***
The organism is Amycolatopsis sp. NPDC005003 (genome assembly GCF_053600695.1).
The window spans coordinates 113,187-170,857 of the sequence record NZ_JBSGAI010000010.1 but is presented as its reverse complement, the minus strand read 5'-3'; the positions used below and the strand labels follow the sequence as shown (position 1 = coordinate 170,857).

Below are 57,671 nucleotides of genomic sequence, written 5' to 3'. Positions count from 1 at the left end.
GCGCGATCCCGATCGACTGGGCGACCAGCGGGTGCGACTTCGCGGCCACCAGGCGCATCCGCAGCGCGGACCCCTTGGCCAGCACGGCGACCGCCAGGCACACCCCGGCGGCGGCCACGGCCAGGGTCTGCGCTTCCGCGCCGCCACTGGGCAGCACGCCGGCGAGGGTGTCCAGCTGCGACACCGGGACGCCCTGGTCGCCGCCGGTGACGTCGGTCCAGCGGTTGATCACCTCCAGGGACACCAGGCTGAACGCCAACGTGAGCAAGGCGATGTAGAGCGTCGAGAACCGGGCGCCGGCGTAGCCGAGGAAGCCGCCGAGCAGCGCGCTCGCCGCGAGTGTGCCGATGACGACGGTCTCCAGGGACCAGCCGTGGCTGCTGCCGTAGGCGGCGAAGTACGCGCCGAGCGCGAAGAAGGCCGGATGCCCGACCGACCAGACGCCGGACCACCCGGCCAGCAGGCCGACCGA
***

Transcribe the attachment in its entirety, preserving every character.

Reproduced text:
The organism is Amycolatopsis sp. NPDC005003 (genome assembly GCF_053600695.1).
The window spans coordinates 113,187-170,857 of the sequence record NZ_JBSGAI010000010.1 but is presented as its reverse complement, the minus strand read 5'-3'; the positions used below and the strand labels follow the sequence as shown (position 1 = coordinate 170,857).

Below are 57,671 nucleotides of genomic sequence, written 5' to 3'. Positions count from 1 at the left end.
GCGCGATCCCGATCGACTGGGCGACCAGCGGGTGCGACTTCGCGGCCACCAGGCGCATCCGCAGCGCGGACCCCTTGGCCAGCACGGCGACCGCCAGGCACACCCCGGCGGCGGCCACGGCCAGGGTCTGCGCTTCCGCGCCGCCACTGGGCAGCACGCCGGCGAGGGTGTCCAGCTGCGACACCGGGACGCCCTGGTCGCCGCCGGTGACGTCGGTCCAGCGGTTGATCACCTCCAGGGACACCAGGCTGAACGCCAACGTGAGCAAGGCGATGTAGAGCGTCGAGAACCGGGCGCCGGCGTAGCCGAGGAAGCCGCCGAGCAGCGCGCTCGCCGCGAGTGTGCCGATGACGACGGTCTCCAGGGACCAGCCGTGGCTGCTGCCGTAGGCGGCGAAGTACGCGCCGAGCGCGAAGAAGGCCGGATGCCCGACCGACCAGACGCCGGACCACCCGGCCAGCAGGCCGACCGA